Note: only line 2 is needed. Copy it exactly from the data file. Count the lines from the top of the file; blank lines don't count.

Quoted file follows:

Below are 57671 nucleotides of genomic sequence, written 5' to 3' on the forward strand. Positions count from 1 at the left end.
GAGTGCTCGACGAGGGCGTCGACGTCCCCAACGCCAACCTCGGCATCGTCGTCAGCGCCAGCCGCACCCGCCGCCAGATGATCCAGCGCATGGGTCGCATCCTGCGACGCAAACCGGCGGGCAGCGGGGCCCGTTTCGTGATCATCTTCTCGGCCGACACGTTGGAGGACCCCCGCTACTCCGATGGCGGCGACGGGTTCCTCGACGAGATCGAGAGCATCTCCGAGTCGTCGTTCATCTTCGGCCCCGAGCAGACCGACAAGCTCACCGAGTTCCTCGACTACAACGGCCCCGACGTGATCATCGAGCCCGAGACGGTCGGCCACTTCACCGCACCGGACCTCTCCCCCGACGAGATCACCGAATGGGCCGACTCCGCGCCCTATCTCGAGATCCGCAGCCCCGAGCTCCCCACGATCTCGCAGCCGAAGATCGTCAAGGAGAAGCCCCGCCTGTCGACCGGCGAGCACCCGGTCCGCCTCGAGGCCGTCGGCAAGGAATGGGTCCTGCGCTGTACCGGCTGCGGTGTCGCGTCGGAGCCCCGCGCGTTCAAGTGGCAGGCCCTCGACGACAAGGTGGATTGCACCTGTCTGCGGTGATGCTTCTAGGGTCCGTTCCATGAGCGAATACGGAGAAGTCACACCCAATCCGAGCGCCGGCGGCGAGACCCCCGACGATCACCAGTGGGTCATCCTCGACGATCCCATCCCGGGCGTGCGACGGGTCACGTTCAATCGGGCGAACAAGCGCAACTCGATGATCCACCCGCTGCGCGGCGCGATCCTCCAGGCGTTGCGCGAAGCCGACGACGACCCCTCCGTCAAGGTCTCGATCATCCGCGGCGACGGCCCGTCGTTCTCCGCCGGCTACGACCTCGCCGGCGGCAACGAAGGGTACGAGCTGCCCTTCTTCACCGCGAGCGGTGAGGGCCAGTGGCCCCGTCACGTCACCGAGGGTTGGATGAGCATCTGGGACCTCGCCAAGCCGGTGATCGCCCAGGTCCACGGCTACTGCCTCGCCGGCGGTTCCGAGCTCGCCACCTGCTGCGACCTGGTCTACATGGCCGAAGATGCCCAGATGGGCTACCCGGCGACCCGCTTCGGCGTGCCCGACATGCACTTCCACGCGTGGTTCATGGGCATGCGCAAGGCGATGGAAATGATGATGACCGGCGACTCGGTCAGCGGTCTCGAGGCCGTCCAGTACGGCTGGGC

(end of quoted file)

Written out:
GAGTGCTCGACGAGGGCGTCGACGTCCCCAACGCCAACCTCGGCATCGTCGTCAGCGCCAGCCGCACCCGCCGCCAGATGATCCAGCGCATGGGTCGCATCCTGCGACGCAAACCGGCGGGCAGCGGGGCCCGTTTCGTGATCATCTTCTCGGCCGACACGTTGGAGGACCCCCGCTACTCCGATGGCGGCGACGGGTTCCTCGACGAGATCGAGAGCATCTCCGAGTCGTCGTTCATCTTCGGCCCCGAGCAGACCGACAAGCTCACCGAGTTCCTCGACTACAACGGCCCCGACGTGATCATCGAGCCCGAGACGGTCGGCCACTTCACCGCACCGGACCTCTCCCCCGACGAGATCACCGAATGGGCCGACTCCGCGCCCTATCTCGAGATCCGCAGCCCCGAGCTCCCCACGATCTCGCAGCCGAAGATCGTCAAGGAGAAGCCCCGCCTGTCGACCGGCGAGCACCCGGTCCGCCTCGAGGCCGTCGGCAAGGAATGGGTCCTGCGCTGTACCGGCTGCGGTGTCGCGTCGGAGCCCCGCGCGTTCAAGTGGCAGGCCCTCGACGACAAGGTGGATTGCACCTGTCTGCGGTGATGCTTCTAGGGTCCGTTCCATGAGCGAATACGGAGAAGTCACACCCAATCCGAGCGCCGGCGGCGAGACCCCCGACGATCACCAGTGGGTCATCCTCGACGATCCCATCCCGGGCGTGCGACGGGTCACGTTCAATCGGGCGAACAAGCGCAACTCGATGATCCACCCGCTGCGCGGCGCGATCCTCCAGGCGTTGCGCGAAGCCGACGACGACCCCTCCGTCAAGGTCTCGATCATCCGCGGCGACGGCCCGTCGTTCTCCGCCGGCTACGACCTCGCCGGCGGCAACGAAGGGTACGAGCTGCCCTTCTTCACCGCGAGCGGTGAGGGCCAGTGGCCCCGTCACGTCACCGAGGGTTGGATGAGCATCTGGGACCTCGCCAAGCCGGTGATCGCCCAGGTCCACGGCTACTGCCTCGCCGGCGGTTCCGAGCTCGCCACCTGCTGCGACCTGGTCTACATGGCCGAAGATGCCCAGATGGGCTACCCGGCGACCCGCTTCGGCGTGCCCGACATGCACTTCCACGCGTGGTTCATGGGCATGCGCAAGGCGATGGAAATGATGATGACCGGCGACTCGGTCAGCGGTCTCGAGGCCGTCCAGTACGGCTGGGC